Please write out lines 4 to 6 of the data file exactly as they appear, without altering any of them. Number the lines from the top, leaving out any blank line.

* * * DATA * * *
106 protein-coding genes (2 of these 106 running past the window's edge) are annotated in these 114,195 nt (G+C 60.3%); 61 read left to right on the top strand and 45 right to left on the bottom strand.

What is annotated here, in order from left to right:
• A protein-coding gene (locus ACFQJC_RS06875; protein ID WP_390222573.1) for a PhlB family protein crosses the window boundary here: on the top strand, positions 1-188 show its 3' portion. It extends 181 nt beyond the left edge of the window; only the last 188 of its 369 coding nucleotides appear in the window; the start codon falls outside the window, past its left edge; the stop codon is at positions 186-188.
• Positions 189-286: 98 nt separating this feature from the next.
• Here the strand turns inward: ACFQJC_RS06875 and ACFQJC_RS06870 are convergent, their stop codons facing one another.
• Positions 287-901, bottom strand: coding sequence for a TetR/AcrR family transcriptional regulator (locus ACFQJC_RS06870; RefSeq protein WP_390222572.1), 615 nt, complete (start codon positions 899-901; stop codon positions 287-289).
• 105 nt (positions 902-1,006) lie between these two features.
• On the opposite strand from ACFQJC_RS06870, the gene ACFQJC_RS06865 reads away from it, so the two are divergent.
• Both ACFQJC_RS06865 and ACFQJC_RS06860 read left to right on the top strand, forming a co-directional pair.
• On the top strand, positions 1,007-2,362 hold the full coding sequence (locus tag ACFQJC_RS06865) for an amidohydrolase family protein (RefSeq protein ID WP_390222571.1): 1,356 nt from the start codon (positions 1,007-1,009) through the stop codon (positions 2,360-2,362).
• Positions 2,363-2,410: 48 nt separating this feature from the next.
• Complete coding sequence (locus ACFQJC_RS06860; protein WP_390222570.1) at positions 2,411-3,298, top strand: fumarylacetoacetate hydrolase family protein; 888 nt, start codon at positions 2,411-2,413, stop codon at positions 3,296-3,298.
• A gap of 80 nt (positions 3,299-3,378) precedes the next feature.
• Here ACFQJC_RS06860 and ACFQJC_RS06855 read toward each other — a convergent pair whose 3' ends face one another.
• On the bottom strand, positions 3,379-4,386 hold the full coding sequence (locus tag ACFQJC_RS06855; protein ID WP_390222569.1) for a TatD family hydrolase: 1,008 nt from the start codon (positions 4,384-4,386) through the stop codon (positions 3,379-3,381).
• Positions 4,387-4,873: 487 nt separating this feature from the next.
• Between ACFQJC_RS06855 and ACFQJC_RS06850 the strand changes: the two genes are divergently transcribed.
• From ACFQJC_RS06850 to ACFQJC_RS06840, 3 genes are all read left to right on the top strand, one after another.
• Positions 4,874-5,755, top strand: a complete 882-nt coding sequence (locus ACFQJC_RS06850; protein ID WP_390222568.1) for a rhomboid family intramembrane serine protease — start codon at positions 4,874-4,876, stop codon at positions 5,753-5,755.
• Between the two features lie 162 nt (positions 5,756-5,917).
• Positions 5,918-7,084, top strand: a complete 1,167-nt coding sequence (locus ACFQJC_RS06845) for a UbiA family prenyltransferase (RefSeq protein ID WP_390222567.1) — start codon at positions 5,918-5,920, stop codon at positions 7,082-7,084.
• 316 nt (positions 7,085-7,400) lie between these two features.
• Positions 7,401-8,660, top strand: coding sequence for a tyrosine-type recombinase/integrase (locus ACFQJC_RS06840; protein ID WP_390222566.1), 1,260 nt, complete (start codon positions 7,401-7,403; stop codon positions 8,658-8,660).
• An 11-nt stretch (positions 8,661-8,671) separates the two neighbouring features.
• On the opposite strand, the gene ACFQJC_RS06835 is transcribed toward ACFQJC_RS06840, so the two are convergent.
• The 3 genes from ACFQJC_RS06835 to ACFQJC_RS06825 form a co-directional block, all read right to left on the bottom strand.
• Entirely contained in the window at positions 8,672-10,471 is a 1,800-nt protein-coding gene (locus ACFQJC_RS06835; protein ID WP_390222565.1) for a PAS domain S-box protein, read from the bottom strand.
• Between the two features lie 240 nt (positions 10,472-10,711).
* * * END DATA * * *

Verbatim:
• Positions 189-286: 98 nt separating this feature from the next.
• Here the strand turns inward: ACFQJC_RS06875 and ACFQJC_RS06870 are convergent, their stop codons facing one another.
• Positions 287-901, bottom strand: coding sequence for a TetR/AcrR family transcriptional regulator (locus ACFQJC_RS06870; RefSeq protein WP_390222572.1), 615 nt, complete (start codon positions 899-901; stop codon positions 287-289).